DOI: 10.2807/ ISSN:

A comparison of two registry-based systems for the surveillance of persons hospitalised with COVID-19 in Norway, February 2020 to May 2022

Robert Whittaker, Salla Toikkanen, Katharine Dean, Trude Marie Lyngstad, Eirik Alnes Buanes, Hilde Kløvstad, Trine Hessevik Paulsen, Elina Seppälä
  • Virology
  • Public Health, Environmental and Occupational Health
  • Epidemiology


The surveillance of persons hospitalised with COVID-19 has been essential to ensure timely and appropriate public health response. Ideally, surveillance systems should distinguish persons hospitalised with COVID-19 from those hospitalised due to COVID-19.


We compared data in two national electronic health registries in Norway to critically appraise and inform the further development of the surveillance of persons hospitalised with COVID-19.


We included hospitalised COVID-19 patients registered in the Norwegian Patient Registry (NPR) or the Norwegian Pandemic Registry (NoPaR) with admission dates between 17 February 2020 and 1 May 2022. We linked patients, identified overlapping hospitalisation periods and described the overlap between the registries. We described the prevalence of International Classification of Diseases (ICD-10) diagnosis codes and their combinations by main cause of admission (clinically assessed as COVID-19 or other), age and time.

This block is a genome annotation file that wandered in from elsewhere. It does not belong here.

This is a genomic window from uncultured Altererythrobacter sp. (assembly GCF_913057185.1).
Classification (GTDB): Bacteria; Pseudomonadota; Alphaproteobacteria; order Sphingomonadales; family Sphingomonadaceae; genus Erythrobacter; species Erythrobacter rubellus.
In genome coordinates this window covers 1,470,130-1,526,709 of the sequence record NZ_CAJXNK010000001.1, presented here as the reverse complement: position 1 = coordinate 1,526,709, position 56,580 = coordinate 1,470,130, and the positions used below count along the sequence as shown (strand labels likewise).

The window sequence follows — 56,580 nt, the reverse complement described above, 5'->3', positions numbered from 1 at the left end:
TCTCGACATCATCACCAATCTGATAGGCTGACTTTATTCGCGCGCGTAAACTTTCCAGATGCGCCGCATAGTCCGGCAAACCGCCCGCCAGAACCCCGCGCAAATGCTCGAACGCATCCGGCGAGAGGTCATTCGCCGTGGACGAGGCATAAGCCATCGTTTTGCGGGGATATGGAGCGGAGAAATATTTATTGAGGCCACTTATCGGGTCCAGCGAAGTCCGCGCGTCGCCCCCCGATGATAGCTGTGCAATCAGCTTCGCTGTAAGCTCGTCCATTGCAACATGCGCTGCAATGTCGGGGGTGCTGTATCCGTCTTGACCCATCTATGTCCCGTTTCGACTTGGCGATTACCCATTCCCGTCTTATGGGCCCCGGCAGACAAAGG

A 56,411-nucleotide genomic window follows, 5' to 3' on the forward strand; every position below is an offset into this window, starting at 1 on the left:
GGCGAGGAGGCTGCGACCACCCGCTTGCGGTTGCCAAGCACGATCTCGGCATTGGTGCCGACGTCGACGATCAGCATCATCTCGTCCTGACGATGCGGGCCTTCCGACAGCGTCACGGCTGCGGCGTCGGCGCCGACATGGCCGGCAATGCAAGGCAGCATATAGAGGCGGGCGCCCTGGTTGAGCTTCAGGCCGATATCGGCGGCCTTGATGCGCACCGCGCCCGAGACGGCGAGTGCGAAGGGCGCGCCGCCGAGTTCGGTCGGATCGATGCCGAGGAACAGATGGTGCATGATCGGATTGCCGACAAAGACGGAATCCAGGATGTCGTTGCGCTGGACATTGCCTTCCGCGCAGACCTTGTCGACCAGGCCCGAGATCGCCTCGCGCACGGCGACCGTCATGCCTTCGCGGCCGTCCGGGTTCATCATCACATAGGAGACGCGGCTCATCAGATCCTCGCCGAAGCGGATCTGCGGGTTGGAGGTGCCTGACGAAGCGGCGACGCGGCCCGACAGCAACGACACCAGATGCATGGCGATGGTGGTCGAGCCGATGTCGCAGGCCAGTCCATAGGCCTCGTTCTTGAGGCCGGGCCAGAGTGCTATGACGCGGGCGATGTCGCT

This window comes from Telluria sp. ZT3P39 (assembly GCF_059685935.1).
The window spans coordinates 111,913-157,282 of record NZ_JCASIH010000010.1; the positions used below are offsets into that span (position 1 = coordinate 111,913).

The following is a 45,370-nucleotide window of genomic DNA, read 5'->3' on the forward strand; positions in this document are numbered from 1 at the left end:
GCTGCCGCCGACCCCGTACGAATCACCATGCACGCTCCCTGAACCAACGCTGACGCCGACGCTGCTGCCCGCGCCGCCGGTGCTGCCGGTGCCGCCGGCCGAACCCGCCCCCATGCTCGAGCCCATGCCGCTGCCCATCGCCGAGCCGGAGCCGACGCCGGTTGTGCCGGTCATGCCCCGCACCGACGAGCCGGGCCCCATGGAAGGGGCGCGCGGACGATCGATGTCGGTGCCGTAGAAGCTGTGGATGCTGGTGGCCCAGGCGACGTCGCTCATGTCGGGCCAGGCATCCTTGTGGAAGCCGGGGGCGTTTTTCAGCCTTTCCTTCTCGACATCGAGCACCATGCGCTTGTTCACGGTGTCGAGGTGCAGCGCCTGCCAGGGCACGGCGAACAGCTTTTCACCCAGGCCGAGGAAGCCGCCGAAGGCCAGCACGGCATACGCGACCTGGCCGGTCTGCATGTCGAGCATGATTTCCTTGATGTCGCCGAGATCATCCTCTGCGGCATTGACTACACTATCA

In the study period, 19,486 admissions with laboratory-confirmed COVID-19 were registered in NoPaR and 21,035 with the corresponding ICD-10 code U07.1 in NPR. Up to late 2021, there was a 90–100% overlap between the registries, which thereafter decreased to < 75%. The prevalence of ICD-10 codes varied by reported main cause, age and time.


Changes in patient cohorts, virus characteristics and the management of COVID-19 patients from late 2021 impacted the registration of patients and coding practices in the registries. Using ICD-10 codes for the surveillance of persons hospitalised due to COVID-19 requires age- and time-specific definitions and ongoing validation to consider temporal changes in patient cohorts and virus characteristics.

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